Compiled by the National Institute on Deafness and Other Communication Disorders (NIDCD).
- About 2 to 3 out of every 1,000 children in the United States are born with a detectable level of hearing loss in one or both ears.1
- More than 90 percent of deaf children are born to hearing parents.2
- One in eight people in the United States (13 percent, or 30 million) aged 12 years or older has hearing loss in both ears, based on standard hearing examinations.3
- Men are more likely than women to report having hearing loss.4
- About 2 percent of adults aged 45 to 54 have disabling hearing loss. The rate increases to 8.5 percent for adults aged 55 to 64. Nearly 25 percent of those aged 65 to 74 and 50 percent of those who are 75 and older have disabling hearing loss.5
- The NIDCD estimates that approximately 15 percent of Americans (26 million people) between the ages of 20 and 69 have high frequency hearing loss due to exposure to noise at work or during leisure activities.6
- Roughly 10 percent of the U.S. adult population, or about 25 million Americans, has experienced tinnitus lasting at least five minutes in the past year.7
Among adults aged 70 and older with hearing loss who could benefit from hearing aids, fewer than one in three (30 percent) has ever used them. Even fewer adults aged 20 to 69 (approximately 16 percent) who could benefit from wearing hearing aids have ever used them.8
- As of December 2012, approximately 324,200 people worldwide have received cochlear implants. In the United States, roughly 58,000 adults and 38,000 children have received them.9
Five out of 6 children experience ear infection (otitis media) by the time they are 3 years old.10
- Centers for Disease Control and Prevention (CDC). Identifying infants with hearing loss - United States, 1999-2007. MMWR Morb Mortal Wkly Rep. 59(8): 220-223.
Vohr B. Overview: infants and children with hearing loss—part I. Ment Retard Dev Disabil Res Rev. 2003;9:62–64.
- Mitchell RE, Karchmer MA. Chasing the mythical ten percent: Parental hearing status of deaf and hard of hearing students in the United States. Sign Language Studies. 2004;4(2):138-163.
- Lin FR, Niparko JK, Ferrucci L. Hearing loss prevalence in the United States. [Letter] Arch Intern Med. 2011 Nov 14; 171(20): 1851-1852.
- Pleis JR, Ward BW, Lucas JW. Summary health statistics for U.S. adults: National Health Interview Survey, 2009. National Center for Health Statistics. Vital Health Stat 10(249). 2010.
- Based on calculations performed by NIDCD Epidemiology and Statistics Program staff: (1) using data from the 1999-2010 National Health and Nutrition Examination Survey (NHANES); (2) applying the definition of disabling hearing loss used by the 2010 Global Burden of Disease Expert Hearing Loss Team (hearing loss of 35 decibels or more in the better ear, the level at which adults could generally benefit from hearing aids).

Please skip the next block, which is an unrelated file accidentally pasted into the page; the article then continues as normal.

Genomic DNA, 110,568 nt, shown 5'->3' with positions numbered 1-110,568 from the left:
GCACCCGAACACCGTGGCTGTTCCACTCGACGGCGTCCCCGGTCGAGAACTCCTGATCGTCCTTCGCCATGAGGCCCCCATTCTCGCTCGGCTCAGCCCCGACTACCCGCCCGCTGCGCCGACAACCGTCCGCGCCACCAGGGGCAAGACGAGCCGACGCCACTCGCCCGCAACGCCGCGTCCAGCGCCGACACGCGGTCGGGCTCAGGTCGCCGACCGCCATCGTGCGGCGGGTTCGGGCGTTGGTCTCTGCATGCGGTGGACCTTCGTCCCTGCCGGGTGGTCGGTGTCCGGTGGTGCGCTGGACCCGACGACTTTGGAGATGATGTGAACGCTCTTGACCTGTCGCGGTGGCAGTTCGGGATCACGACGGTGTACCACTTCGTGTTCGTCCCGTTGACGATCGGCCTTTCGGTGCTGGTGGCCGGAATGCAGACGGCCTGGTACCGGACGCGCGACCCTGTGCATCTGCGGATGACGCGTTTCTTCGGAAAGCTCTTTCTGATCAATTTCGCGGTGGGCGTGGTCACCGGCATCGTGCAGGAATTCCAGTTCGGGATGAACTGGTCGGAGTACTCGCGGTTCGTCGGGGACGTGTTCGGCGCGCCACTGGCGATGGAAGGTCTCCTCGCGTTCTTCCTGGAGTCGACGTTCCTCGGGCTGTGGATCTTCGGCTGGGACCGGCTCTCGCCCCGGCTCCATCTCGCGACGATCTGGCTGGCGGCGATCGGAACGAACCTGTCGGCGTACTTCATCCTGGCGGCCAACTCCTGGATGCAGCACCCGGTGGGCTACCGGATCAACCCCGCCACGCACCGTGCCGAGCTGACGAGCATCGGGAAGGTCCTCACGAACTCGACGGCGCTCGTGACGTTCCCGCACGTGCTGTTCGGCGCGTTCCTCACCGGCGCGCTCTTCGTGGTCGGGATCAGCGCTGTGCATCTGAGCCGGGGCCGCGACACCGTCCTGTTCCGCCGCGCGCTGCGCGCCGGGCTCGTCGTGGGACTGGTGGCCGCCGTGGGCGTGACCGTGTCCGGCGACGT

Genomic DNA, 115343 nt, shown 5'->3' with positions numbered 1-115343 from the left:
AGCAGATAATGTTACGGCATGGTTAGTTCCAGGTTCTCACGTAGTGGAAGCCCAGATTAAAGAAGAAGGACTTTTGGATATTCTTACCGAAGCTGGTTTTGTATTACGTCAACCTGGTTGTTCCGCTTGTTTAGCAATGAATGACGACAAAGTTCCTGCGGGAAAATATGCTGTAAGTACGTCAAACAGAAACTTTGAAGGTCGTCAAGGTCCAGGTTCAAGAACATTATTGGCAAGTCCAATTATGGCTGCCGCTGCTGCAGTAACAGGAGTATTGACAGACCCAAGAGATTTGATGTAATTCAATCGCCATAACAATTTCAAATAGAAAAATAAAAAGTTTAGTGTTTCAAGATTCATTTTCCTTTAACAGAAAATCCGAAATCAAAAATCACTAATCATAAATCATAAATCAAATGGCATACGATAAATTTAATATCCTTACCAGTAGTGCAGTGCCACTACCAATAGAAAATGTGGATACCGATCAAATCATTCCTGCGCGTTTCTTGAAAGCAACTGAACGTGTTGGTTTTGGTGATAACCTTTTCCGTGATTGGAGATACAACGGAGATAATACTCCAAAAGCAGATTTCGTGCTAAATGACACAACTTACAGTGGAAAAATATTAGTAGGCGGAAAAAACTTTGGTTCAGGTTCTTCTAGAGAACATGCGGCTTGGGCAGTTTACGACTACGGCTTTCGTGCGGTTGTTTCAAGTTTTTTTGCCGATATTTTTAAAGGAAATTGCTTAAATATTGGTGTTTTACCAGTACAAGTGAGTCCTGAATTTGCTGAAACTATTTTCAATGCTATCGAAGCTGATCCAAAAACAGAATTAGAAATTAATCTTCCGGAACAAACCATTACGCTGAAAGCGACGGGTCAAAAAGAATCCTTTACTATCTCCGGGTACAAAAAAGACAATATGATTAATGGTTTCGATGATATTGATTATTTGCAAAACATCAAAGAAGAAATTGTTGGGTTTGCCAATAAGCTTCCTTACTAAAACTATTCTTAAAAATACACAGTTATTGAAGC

- Hoffman HJ, Ko C-W, Themann CL, Dillon CF, Franks JR. Reducing noise-induced hearing loss (NIHL) in adults to achieve U.S. Healthy People 2010 goals. Abstract. Am J Epidemiol. 2006 Jun (Suppl S);163(11):S122.
Based on calculations performed by NIDCD Epidemiology and Statistics Program staff: (1) tinnitus prevalence was obtained from the 2008 National Health Interview Survey (NHIS); (2) the estimated number of American adults reporting tinnitus was calculated by multiplying the prevalence of tinnitus by the 2013 U.S. Census population estimate for the number of adults (18+ years of age).
Based on calculations by NIDCD Epidemiology and Statistics Program staff using data collected by (1) the National Health Interview Survey (NHIS) annually for number of persons who have ever used a hearing aid [numerator], and (2) periodic NHANES hearing exams for representative samples of the U.S. adult and older adult population [denominator]; these statisticis are also used for tracking Healthy People 2010 and 2020 objectives. See also Use of Hearing Aids by Adults with Hearing Loss (chart).
- U.S. Food and Drug Administration (FDA), 2012.
- Teele DW, Klein JO, Rosner B. Epidemiology of otitis media during the first seven years of life in children in greater Boston: a prospective, cohort study. J Infect Dis. 1989 Jul;160(1):83-94.